Paddington:  Adapting the classic children’s story could have been a disaster,  amazingly the story of the titular bear from darkest Peru gets everything right.  From the cast (both the human characters and the voice of Paddington) to the animation of the bear.  Most importantly the comedy is just the right side of silly to make it charming and enchanting.Paddington

Black Sea:  It essentially boils down to The Treasure of the Sierra Madre in a submarine.  A taught well acted, if predicable thriller.Black Sea

The Grandmaster: The life of real life martial arts supremo Ip Man as told by Wong Kar Wai.  It is as stunning to look at as you would expect, and the fight choreography by Woo-ping Yuen is as brilliant as ever.  The only disappointing thing, I am led to believe there are three different edits, out there.  If the reviews are correct, the version I saw isn’t the best one.The Grandmaster

The Pyramid: A team of archaeologists explore a pyramid.  Not good idea.  A silly film that doesn’t even reach the low watermark set by As Above, So Below earlier this year.  Anyone thinking of watching either of these films would be better of watching Neil Marshall’s modern classic/masterpiece The Descent, even if you have already seen it.The Pyramid

The Hobbit: The Battle of the Five Armies: A decent conclusion to the trilogy.  Like its predecessors it was never going to be as good as The Lord Of The Rings.  Some of the characters are sidelined for large sections of the film but this is done to develop other characters further and was the right thing to do on the whole.The Hobbit The Battle of the Five Armies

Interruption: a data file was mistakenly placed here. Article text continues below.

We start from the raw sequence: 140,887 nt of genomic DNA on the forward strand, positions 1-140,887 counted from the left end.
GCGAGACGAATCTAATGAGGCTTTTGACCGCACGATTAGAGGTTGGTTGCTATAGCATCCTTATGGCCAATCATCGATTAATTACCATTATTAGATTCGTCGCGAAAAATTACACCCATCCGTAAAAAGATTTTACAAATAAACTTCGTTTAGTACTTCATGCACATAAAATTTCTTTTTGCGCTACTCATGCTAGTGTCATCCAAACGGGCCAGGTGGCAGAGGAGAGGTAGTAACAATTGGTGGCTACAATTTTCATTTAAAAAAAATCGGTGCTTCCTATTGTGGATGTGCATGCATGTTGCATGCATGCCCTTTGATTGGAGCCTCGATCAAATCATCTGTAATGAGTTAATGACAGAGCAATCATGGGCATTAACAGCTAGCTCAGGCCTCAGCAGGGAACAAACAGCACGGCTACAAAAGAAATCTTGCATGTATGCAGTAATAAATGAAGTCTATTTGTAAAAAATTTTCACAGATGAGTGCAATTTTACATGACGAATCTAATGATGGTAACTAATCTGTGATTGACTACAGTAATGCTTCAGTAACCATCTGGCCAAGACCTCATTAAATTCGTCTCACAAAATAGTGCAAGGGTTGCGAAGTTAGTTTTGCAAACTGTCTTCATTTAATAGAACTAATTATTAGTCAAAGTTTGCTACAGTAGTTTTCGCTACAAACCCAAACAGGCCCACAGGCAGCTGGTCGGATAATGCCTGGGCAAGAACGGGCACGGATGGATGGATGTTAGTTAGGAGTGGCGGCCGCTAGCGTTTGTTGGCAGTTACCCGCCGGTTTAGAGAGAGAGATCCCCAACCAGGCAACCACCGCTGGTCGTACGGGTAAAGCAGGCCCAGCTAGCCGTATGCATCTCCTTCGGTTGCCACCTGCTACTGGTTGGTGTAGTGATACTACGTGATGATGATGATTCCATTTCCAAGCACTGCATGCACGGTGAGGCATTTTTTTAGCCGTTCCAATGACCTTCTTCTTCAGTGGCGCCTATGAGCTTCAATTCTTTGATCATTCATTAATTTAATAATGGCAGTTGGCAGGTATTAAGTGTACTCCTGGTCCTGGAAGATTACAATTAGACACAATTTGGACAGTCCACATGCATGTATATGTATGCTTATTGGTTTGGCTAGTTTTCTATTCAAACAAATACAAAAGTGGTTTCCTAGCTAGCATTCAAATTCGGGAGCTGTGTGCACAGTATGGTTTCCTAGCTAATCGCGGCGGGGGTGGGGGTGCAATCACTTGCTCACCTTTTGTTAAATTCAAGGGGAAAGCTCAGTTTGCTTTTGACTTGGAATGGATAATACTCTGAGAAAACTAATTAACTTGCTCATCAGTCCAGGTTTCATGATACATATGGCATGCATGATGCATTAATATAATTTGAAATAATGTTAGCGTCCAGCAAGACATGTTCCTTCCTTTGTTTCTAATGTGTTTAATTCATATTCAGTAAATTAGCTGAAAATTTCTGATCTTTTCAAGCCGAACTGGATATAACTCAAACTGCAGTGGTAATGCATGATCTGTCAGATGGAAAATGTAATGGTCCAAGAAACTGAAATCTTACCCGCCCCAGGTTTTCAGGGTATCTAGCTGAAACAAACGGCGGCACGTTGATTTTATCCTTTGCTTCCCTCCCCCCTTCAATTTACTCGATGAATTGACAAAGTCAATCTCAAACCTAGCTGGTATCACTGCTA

Big Eyes: Tim Burtons least Tim Burton film.  It is similar in tone to Ed Wood but doesn’t have the same warmth towards the characters.  The biggest floor is the lack of depth to Christoph Waltz’s character.  We never truly understand the motivation for his actions.bigeyes

Unbroken: Angelina Jolie directed story Olympic runner and WWII POW Louis Zamperini.  Lavishly shot and often powerful, the heart of the movie comes from another great performance from rising star Jack O’Connell.Unbroken

Exodus: Gods And Kings: The return of the biblical epic continues, unlike Noah it tells its story with a tiny bit of ambiguity that may or may not rationalise the miracles on display.  It sags a little in the middle but earns its epic status thanks to some truly spectacular scenes.Exodus Gods And Kings

I never expected to say this, but Movie of The Month is: PaddingtonPaddingtonPOSTER